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Hong Kong confirmed no new Covid-19 infections for the first time in more than a month on Thursday, a day after the city’s leader revealed that a suspended quarantine-free travel scheme allowing residents to return home from mainland China would soon resume.
Chief Executive Carrie Lam Cheng Yuet-ngor told a Communist Party publication that in addition to bringing Hongkongers home, a separate scheme designed to lure visitors to the city would also be launched “as soon as possible” once an outbreak on the mainland had stabilised.
That plan would eventually extend beyond locations in neighbouring Guangdong province to cities such as Shanghai, she said.
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“The Hong Kong government has been tightly monitoring the pandemic … and actively looking at ways to resume residents’ normal travel in an orderly way without increasing the public health risks to both places,” Lam said.
The city last reported no new coronavirus cases on July 31, though the rare occurrence is unlikely to extend beyond one day, as about five people tested preliminary-positive for the virus on Thursday. The local infection count now stands at 12,113, with 212 related deaths.
In an interview with Shanghai newspaper Jiefang Daily, Lam said the Return2HK scheme, suspended early last month due to coronavirus outbreaks in several mainland provinces, would be “resumed shortly”. The scheme allows Hongkongers returning from the mainland to skip isolation, but since August 5, residents have been made to quarantine at home for two weeks.
Come2HK, a separate scheme allowing non-residents to travel to Hong Kong from the mainland without quarantine, would be launched “as soon as possible”, Lam said.
Shelved just ahead of its planned June launch because of an outbreak in Guangdong, the programme aimed at luring visitors to the city would eventually be expanded to places such as Shanghai, she added.
Government coronavirus adviser Professor David Hui Shu-cheong said he believed there was no issue with resuming the Return2HK scheme as long as people were coming from provinces free of Covid-19.
Most Hong Kong residents were in Guangdong, “so I don’t see a big problem with that”, Hui said.
“They still need to undergo testing before departure. On arrival, they still need to undergo medical surveillance and tests,” he noted.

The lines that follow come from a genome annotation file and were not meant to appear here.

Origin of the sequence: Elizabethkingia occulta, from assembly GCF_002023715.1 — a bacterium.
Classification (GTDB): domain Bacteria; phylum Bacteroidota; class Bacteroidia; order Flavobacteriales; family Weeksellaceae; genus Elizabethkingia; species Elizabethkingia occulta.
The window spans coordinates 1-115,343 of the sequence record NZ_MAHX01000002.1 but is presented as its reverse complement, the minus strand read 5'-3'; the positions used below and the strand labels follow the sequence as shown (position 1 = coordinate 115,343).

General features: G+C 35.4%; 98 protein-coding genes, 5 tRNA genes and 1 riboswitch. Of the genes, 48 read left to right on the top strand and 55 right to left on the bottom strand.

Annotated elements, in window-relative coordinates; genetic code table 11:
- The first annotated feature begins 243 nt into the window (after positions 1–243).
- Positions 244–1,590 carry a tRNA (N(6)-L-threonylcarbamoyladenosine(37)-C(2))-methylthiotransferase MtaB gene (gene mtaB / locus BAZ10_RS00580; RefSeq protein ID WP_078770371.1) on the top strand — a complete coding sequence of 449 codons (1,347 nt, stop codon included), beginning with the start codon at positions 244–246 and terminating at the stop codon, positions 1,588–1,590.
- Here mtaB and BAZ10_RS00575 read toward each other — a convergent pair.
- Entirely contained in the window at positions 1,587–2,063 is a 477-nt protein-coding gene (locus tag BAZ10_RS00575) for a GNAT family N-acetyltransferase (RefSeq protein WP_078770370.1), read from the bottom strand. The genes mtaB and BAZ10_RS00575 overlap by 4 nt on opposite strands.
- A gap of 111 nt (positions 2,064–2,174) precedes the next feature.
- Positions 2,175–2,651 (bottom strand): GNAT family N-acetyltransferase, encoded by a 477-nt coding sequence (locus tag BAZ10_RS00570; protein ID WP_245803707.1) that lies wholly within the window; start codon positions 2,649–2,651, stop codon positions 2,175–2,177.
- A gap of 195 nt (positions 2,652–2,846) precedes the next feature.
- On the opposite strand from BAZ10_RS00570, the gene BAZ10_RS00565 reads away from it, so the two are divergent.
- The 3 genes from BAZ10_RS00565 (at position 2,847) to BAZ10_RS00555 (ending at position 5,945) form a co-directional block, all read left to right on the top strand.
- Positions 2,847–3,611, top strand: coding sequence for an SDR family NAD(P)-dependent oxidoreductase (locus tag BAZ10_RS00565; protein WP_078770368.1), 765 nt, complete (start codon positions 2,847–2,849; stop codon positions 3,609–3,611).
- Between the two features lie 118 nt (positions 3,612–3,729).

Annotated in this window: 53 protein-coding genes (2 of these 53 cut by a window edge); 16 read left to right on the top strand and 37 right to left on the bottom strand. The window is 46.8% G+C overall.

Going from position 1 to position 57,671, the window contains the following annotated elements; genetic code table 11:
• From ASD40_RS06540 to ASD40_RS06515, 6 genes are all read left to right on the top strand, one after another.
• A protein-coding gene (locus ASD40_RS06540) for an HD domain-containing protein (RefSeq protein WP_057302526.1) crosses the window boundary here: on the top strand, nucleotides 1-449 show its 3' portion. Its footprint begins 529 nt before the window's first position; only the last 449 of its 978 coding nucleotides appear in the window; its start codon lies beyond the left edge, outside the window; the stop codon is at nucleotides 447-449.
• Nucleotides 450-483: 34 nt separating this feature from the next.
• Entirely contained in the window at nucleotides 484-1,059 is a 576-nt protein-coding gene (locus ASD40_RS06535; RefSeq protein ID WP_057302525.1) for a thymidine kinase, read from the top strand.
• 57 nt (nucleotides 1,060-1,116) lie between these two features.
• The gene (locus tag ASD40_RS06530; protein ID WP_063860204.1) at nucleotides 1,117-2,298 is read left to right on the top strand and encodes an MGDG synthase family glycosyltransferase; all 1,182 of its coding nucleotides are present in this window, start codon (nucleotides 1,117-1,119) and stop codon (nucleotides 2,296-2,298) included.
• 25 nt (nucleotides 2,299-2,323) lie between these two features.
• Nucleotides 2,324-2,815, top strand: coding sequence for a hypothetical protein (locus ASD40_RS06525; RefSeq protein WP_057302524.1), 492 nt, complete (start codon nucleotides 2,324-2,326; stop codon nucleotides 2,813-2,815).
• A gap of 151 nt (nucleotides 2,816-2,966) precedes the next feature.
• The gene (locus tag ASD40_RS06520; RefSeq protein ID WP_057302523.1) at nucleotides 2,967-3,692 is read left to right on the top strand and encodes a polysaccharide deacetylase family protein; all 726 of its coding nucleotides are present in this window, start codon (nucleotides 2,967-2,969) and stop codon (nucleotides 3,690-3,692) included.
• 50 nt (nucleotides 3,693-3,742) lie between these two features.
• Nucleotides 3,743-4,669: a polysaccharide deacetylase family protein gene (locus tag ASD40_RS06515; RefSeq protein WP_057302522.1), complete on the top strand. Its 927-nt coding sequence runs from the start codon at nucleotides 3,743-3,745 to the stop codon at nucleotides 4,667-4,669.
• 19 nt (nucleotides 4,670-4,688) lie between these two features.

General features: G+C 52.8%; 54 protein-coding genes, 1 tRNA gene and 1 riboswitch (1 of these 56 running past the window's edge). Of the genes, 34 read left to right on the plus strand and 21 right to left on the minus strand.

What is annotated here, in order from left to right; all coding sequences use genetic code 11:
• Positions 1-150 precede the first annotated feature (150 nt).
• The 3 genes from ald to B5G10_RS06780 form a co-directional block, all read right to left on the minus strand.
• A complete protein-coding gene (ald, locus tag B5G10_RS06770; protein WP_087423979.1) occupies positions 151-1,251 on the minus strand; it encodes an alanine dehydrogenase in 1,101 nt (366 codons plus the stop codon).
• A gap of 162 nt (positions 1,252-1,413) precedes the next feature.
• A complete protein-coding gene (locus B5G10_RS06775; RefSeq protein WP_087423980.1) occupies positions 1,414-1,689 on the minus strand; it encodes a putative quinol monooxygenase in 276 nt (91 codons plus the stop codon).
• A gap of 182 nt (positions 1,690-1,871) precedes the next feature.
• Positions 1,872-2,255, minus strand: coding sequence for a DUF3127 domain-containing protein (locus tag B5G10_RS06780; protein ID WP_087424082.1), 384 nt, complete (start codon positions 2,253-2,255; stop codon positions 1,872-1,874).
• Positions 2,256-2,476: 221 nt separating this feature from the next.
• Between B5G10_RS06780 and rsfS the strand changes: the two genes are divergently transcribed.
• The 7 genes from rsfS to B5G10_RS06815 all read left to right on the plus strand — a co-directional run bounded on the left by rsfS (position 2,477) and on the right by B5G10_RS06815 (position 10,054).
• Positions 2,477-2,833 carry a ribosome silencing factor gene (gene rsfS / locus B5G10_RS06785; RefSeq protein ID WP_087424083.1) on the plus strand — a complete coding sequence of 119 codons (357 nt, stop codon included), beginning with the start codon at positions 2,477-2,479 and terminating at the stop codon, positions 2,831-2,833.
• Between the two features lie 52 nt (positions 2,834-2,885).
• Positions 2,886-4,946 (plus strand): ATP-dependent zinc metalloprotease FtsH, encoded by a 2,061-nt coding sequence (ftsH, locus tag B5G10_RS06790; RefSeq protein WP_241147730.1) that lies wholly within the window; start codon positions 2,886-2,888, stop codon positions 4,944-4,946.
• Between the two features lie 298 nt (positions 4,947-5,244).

Dr Joseph Tsang Kay-yan, chairman of the Medical Association’s advisory committee on communicable diseases agreed with Hui, but said travellers using the scheme would need to be fully vaccinated and testing had to be rigorous.
“Sometimes information on Covid-19 outbreaks on the mainland or other countries may lag,” he said. “From a public health concern, it will be much safer to have viral testing for each individual coming to Hong Kong, no matter if it is from the mainland or elsewhere.”
To prevent cross-infections, respiratory medicine expert Dr Leung Chi-chiu suggested separating not just travellers arriving from the mainland but also airport and airline staff serving them.
The mainland reported 28 new cases on Thursday, including nine in Guangdong and six in Shanghai.
Meanwhile, civil service chief Patrick Nip Tak-kuen, who is in charge of the city’s inoculation drive, said the government planned to offer jabs to the elderly in places they frequented to make vaccination easier.
Speaking after a visit to an outreach service at a mall in Lok Fu, Nip noted more than 4.16 million residents, about 60 per cent of the population, had received their first dose of coronavirus vaccine, while reiterating that certain venues could become off-limits to the unvaccinated should a fifth Covid-19 wave hit the city.
“Those measures won’t take effect immediately … But people should understand the importance of getting vaccinated, both to protect themselves and their communities,” Nip said.
Separately, the Food and Health Bureau said the Hong Kong Quality Assurance Agency had concluded its third-party audit into BGI, a government contractor for Covid-19 testing services that was embroiled in a number of contamination mishaps between January and April.
The mainland-backed firm reported an unusually high number of 30 positive cases in one day in April, prompting an investigation by top microbiologist Professor Yuen Kwok-yung and the government-commissioned audit.
The report by the Quality Assurance Agency recommended a new workflow for handling preliminary-positive samples, a dedicated team to audit the testing process more frequently, more investment in automation and a standardised process for addressing staff fatigue.
The bureau said that following the conclusion of the audit, the firm would be reinstated as one of nine government contractors for Covid-19 testing starting this month, and would provide mobile testing services across the city if necessary.
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